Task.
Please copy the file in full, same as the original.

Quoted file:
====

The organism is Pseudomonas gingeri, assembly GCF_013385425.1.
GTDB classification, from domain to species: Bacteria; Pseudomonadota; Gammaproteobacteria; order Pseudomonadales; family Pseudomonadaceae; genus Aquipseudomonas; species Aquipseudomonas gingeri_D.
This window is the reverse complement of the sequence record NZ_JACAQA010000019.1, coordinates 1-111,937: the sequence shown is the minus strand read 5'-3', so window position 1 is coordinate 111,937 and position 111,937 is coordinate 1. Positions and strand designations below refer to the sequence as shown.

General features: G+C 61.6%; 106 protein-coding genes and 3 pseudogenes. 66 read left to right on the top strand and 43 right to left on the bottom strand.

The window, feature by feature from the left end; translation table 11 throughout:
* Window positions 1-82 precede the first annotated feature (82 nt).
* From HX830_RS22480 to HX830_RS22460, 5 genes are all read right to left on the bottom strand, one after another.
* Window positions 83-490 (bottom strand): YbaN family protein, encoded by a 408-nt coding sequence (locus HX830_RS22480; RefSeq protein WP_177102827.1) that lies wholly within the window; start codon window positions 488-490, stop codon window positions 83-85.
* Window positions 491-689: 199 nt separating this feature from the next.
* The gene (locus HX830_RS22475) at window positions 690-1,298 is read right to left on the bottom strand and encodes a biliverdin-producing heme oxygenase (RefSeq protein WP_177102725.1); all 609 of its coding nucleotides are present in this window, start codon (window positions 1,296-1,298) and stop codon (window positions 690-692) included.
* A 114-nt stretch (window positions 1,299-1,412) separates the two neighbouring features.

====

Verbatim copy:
The organism is Pseudomonas gingeri, assembly GCF_013385425.1.
GTDB classification, from domain to species: Bacteria; Pseudomonadota; Gammaproteobacteria; order Pseudomonadales; family Pseudomonadaceae; genus Aquipseudomonas; species Aquipseudomonas gingeri_D.
This window is the reverse complement of the sequence record NZ_JACAQA010000019.1, coordinates 1-111,937: the sequence shown is the minus strand read 5'-3', so window position 1 is coordinate 111,937 and position 111,937 is coordinate 1. Positions and strand designations below refer to the sequence as shown.

General features: G+C 61.6%; 106 protein-coding genes and 3 pseudogenes. 66 read left to right on the top strand and 43 right to left on the bottom strand.

The window, feature by feature from the left end; translation table 11 throughout:
* Window positions 1-82 precede the first annotated feature (82 nt).
* From HX830_RS22480 to HX830_RS22460, 5 genes are all read right to left on the bottom strand, one after another.
* Window positions 83-490 (bottom strand): YbaN family protein, encoded by a 408-nt coding sequence (locus HX830_RS22480; RefSeq protein WP_177102827.1) that lies wholly within the window; start codon window positions 488-490, stop codon window positions 83-85.
* Window positions 491-689: 199 nt separating this feature from the next.
* The gene (locus HX830_RS22475) at window positions 690-1,298 is read right to left on the bottom strand and encodes a biliverdin-producing heme oxygenase (RefSeq protein WP_177102725.1); all 609 of its coding nucleotides are present in this window, start codon (window positions 1,296-1,298) and stop codon (window positions 690-692) included.
* A 114-nt stretch (window positions 1,299-1,412) separates the two neighbouring features.